Sevendust Serves Up Nü Nostalgia with Black Out the Sun

Nineties nostalgia -- with its grungy flannel shirts, giant Gameboys, and crunchy guitars -- is upon us. The next "remember the days" wave will undoubtedly be for the late '90s/early 2000s, when nu-metal first took hold of the radio dial (it's held on ever since). So expect Coal Chamber, Sevendust, and Lacuna Coil's upcoming gig at Marquee Theatre to provide not only a "party like it's 1999" fix but also something fresh for both old and new metal fans.

For almost 20 years, these three bands have reached various levels of success, and this tour is an ideal way to introduce younger fans of Sevendust's catchy and melodic rock sound to Coal Chamber's heavy downtuned guitars, noisy textures, and punk intensity. And, of course, the latter's older fans can easily take to Milan, Italy's Lacuna Coil, who've spun together gothic style, such influences as Beethoven and Meshuggah, and contrasting dual female and male harmonies since 1994.

"I haven't seen some of the Coal Chamber guys in 12 years," says Sevendust guitarist John Connolly. "I thought it was a joke at first. But then I was like 'Hell, yeah!' It's reliving the early days."

Reliving the early days, indeed. The last time Coal Chamber and Sevendust shared the stage, it was 1999, after Coal Chamber had released its first two albums, 1997's Coal Chamber and 1999's Chamber Music. After the tour, Coal Chamber bassist Rayna Foss married Sevendust drummer Morgan Rose and the two had a child, prompting Coal Chamber to hire a replacement bassist. After their third release in 2002, band members had a physical altercation on stage in Phoenix and announced it was one of the last shows Coal Chamber would ever play.

In late 2011, as Coal Chamber reformed to play Australia's Soundwave Festival, Sevendust (comprising vocalist Lajon Witherspoon, drummer Rose, guitarist Clint Lowery, bassist Vince Hornsby, and guitarist John Connolly) quietly decided to take a break after churning out hit records and touring relentlessly since 1997. In late 2012, the band reconvened to write a new album, which is the type of music that may very well stylistically tie all the bands -- and old and new rock fans alike -- together on this tour.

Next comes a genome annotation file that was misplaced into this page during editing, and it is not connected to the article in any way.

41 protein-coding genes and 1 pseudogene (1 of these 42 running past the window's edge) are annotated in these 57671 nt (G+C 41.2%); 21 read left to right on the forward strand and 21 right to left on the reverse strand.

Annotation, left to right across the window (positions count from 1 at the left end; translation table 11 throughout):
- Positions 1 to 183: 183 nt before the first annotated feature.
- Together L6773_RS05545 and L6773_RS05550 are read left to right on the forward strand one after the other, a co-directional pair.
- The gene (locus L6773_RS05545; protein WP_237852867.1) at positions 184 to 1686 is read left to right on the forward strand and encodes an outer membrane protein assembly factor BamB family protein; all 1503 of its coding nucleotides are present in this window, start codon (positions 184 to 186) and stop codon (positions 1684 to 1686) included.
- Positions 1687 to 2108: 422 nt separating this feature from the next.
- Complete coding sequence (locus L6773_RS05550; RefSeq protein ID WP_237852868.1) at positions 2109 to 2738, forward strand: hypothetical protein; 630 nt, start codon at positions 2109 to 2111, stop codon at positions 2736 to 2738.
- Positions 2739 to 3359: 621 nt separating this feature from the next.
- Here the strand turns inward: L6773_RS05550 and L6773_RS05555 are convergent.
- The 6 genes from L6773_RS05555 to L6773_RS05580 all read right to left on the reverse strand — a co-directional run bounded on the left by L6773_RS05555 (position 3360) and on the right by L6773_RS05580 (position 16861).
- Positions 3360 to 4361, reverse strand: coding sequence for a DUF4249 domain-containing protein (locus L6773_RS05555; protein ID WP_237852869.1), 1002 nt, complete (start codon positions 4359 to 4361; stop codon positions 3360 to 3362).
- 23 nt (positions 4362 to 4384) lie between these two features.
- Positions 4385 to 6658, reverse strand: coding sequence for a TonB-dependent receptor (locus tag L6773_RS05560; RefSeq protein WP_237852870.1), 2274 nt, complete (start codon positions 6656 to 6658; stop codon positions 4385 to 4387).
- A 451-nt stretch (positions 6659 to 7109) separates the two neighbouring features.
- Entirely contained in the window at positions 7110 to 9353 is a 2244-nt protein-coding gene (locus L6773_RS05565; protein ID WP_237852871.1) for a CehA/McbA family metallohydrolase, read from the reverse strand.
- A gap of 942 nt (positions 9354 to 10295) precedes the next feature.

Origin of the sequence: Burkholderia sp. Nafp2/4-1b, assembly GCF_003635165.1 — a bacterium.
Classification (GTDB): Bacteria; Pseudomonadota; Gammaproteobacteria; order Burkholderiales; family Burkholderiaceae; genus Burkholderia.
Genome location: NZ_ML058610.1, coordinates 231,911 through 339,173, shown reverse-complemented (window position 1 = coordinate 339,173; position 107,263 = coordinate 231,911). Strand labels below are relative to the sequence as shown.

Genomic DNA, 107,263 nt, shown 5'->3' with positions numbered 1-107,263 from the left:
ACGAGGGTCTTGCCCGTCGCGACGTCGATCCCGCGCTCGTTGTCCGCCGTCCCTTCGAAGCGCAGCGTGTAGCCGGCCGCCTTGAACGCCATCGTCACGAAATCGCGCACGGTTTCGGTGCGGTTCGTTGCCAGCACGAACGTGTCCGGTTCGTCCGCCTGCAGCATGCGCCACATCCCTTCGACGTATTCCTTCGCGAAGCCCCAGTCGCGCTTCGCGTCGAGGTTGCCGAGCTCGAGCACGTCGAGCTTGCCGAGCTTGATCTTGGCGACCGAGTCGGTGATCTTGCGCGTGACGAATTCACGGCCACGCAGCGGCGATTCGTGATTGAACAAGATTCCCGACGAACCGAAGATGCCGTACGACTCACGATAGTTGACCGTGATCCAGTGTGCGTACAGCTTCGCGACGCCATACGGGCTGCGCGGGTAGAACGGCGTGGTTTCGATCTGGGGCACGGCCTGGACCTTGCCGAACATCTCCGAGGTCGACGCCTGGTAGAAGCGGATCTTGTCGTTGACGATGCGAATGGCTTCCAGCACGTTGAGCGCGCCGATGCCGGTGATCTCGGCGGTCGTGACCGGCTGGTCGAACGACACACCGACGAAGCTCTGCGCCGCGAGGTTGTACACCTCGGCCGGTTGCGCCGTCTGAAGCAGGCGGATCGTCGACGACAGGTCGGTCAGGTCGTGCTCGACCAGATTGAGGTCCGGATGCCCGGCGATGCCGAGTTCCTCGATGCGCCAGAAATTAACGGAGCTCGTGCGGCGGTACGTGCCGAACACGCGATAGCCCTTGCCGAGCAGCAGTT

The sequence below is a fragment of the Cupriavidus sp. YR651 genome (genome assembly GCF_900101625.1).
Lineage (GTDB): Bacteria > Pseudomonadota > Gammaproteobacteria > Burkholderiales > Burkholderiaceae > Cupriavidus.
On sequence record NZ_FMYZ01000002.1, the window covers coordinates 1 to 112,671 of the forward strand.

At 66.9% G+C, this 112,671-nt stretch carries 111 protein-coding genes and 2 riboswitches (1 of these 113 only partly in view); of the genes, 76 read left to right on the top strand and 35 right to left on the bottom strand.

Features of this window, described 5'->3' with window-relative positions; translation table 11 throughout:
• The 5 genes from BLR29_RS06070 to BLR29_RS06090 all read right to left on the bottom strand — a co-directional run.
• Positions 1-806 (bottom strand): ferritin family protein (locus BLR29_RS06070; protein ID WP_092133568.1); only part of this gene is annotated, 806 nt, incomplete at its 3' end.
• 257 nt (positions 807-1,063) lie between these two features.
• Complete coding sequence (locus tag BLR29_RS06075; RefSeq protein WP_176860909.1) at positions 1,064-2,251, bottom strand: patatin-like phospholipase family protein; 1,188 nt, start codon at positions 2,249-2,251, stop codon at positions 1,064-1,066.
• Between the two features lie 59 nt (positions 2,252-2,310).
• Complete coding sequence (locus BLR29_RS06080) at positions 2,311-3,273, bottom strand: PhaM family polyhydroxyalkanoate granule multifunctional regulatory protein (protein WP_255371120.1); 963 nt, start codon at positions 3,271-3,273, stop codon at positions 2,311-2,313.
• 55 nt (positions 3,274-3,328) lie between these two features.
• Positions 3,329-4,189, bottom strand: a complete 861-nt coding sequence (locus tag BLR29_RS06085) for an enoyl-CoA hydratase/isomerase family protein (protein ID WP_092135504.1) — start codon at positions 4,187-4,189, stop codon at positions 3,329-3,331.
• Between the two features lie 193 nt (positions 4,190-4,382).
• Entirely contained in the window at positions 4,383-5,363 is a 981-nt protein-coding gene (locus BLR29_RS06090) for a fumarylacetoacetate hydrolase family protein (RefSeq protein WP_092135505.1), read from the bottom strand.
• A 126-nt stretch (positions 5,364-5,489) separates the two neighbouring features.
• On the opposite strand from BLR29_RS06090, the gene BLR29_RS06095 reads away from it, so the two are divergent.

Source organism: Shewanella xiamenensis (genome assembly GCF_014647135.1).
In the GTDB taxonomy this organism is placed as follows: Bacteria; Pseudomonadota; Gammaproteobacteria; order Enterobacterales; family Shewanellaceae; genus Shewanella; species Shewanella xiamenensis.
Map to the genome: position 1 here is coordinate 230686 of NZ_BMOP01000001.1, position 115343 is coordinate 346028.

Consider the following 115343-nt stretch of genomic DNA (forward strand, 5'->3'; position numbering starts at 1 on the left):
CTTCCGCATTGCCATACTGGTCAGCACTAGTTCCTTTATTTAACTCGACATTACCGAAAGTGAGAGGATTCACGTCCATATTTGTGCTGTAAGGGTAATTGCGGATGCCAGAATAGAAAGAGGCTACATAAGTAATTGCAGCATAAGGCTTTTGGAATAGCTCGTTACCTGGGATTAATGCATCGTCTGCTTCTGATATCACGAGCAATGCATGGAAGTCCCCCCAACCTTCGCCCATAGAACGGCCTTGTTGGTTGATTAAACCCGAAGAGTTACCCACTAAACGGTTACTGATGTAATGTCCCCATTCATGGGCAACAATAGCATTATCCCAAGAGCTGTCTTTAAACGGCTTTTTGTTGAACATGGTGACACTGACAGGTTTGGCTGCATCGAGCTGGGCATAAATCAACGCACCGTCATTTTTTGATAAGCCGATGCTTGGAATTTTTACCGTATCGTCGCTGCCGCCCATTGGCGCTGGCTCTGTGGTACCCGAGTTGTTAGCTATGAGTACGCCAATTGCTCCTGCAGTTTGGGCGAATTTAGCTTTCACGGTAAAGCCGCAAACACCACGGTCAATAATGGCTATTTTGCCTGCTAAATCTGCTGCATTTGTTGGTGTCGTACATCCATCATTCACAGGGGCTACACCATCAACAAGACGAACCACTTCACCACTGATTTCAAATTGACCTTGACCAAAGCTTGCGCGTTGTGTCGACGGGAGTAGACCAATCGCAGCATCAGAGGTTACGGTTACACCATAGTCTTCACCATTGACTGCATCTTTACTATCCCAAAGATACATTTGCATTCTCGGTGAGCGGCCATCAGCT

"We had missed each other a lot. The break for us was a big step in the fact that we needed to remind ourselves, that if we didn't have this, how would feel?" says Connolly. "Sometimes you're touring and making so much music you don't take a second to appreciate what you have. It's a gift: five people still together after 15 years of releasing records and 18 years as a band."

Sevendust's ninth album,

Black Out The Sun

, was released today.

"I call this new album our greatest hits record of the songs you've never heard," explains Connolly. "It's got a couple throwback vibes to it, like the melodic element of Animosity [2002], the deep feeling of Home [1999], and the heavier direction of Alpha [2007]. I think it has a different kind of song from every one of our other records."

It's also darker than any other Sevendust album, attributed to the time off and various personal hardships.

"There was a lot of speculation going into this record; it was the longest break we've ever had in the history of the band," admits Connolly. "I'm not going to lie and say there wasn't some stress and tension. And it was a tough year; Morgan lost his grandmother, Lajon lost his grandmother, and Clint lost his dad. It has hope to it, but a darker vibe." It was also the first time the band self-produced an album with original guitarist Clint Lowery, who took a leave of absence from 2003 to 2009, and also the first time the band went into the studio to record with absolutely nothing written.

"There's a different vibe when you write the album in the studio," explains Connolly, who says the band finished the recording process in less than a month. "When you have five very opinionated band members . . . sometimes your vision isn't what everyone else's vision may be."

When it comes to rehashing the days of cruising on tours together almost 15 years ago, one thing the musicians can find relief in is that the good music hasn't changed. Although the way the fans receive it now may be different, by taking videos and photos on their smart phones. But that's one area that everyone can agree on has changed for the better.

"One thing I couldn't live without on tour now? My iPhone," laughs Connolly. "Back then? Calling cards. You couldn't go anywhere without a calling card, and then you had to find payphones to use them. You know, some of the cool guys had pagers, the first version of texting. I don't even know where you would buy a calling card now if you had to."

Lucky for Sevendust, the calling card of their musical style was dialed in a long time ago.

Sevendust, Lacuna Coil, and Coal Chamber are scheduled to perform Thursday, March 28, at the Marquee Theatre in Tempe.

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